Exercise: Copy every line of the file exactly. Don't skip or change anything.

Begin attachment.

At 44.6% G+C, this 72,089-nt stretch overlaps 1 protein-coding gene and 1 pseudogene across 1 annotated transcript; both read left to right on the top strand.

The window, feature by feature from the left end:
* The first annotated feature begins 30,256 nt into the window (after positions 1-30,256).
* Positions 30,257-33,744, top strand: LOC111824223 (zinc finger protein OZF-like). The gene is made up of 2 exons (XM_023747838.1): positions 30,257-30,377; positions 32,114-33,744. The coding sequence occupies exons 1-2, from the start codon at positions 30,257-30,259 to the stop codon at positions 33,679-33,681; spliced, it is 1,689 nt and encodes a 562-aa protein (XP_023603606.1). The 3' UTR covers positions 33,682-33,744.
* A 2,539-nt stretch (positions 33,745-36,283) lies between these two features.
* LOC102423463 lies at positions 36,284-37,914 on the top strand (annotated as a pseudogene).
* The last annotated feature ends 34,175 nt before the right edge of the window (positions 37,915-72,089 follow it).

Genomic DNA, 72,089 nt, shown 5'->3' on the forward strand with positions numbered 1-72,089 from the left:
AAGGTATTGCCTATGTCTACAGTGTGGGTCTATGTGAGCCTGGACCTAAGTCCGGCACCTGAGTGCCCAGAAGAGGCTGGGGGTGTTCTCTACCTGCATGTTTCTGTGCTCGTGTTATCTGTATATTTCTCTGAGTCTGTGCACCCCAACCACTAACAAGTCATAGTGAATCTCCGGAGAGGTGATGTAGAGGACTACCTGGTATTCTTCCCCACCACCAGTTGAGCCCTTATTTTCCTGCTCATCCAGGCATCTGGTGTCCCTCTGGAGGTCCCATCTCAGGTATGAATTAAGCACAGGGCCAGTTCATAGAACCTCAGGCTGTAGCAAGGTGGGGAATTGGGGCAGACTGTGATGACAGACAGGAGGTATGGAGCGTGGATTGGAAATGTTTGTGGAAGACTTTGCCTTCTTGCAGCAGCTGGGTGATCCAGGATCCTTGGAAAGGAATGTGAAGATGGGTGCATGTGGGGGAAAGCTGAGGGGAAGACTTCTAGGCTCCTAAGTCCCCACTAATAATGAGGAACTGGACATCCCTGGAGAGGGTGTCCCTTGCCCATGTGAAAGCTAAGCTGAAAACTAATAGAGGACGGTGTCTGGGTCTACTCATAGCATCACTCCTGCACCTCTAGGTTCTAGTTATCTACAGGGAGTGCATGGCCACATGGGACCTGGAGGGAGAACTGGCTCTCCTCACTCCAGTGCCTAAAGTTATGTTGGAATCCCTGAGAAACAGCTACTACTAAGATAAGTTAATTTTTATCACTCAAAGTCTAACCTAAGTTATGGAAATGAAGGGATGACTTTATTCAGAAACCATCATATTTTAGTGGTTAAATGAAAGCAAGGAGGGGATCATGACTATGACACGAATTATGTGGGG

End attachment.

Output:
At 44.6% G+C, this 72,089-nt stretch overlaps 1 protein-coding gene and 1 pseudogene across 1 annotated transcript; both read left to right on the top strand.

The window, feature by feature from the left end:
* The first annotated feature begins 30,256 nt into the window (after positions 1-30,256).
* Positions 30,257-33,744, top strand: LOC111824223 (zinc finger protein OZF-like). The gene is made up of 2 exons (XM_023747838.1): positions 30,257-30,377; positions 32,114-33,744. The coding sequence occupies exons 1-2, from the start codon at positions 30,257-30,259 to the stop codon at positions 33,679-33,681; spliced, it is 1,689 nt and encodes a 562-aa protein (XP_023603606.1). The 3' UTR covers positions 33,682-33,744.
* A 2,539-nt stretch (positions 33,745-36,283) lies between these two features.
* LOC102423463 lies at positions 36,284-37,914 on the top strand (annotated as a pseudogene).
* The last annotated feature ends 34,175 nt before the right edge of the window (positions 37,915-72,089 follow it).

Genomic DNA, 72,089 nt, shown 5'->3' on the forward strand with positions numbered 1-72,089 from the left:
AAGGTATTGCCTATGTCTACAGTGTGGGTCTATGTGAGCCTGGACCTAAGTCCGGCACCTGAGTGCCCAGAAGAGGCTGGGGGTGTTCTCTACCTGCATGTTTCTGTGCTCGTGTTATCTGTATATTTCTCTGAGTCTGTGCACCCCAACCACTAACAAGTCATAGTGAATCTCCGGAGAGGTGATGTAGAGGACTACCTGGTATTCTTCCCCACCACCAGTTGAGCCCTTATTTTCCTGCTCATCCAGGCATCTGGTGTCCCTCTGGAGGTCCCATCTCAGGTATGAATTAAGCACAGGGCCAGTTCATAGAACCTCAGGCTGTAGCAAGGTGGGGAATTGGGGCAGACTGTGATGACAGACAGGAGGTATGGAGCGTGGATTGGAAATGTTTGTGGAAGACTTTGCCTTCTTGCAGCAGCTGGGTGATCCAGGATCCTTGGAAAGGAATGTGAAGATGGGTGCATGTGGGGGAAAGCTGAGGGGAAGACTTCTAGGCTCCTAAGTCCCCACTAATAATGAGGAACTGGACATCCCTGGAGAGGGTGTCCCTTGCCCATGTGAAAGCTAAGCTGAAAACTAATAGAGGACGGTGTCTGGGTCTACTCATAGCATCACTCCTGCACCTCTAGGTTCTAGTTATCTACAGGGAGTGCATGGCCACATGGGACCTGGAGGGAGAACTGGCTCTCCTCACTCCAGTGCCTAAAGTTATGTTGGAATCCCTGAGAAACAGCTACTACTAAGATAAGTTAATTTTTATCACTCAAAGTCTAACCTAAGTTATGGAAATGAAGGGATGACTTTATTCAGAAACCATCATATTTTAGTGGTTAAATGAAAGCAAGGAGGGGATCATGACTATGACACGAATTATGTGGGG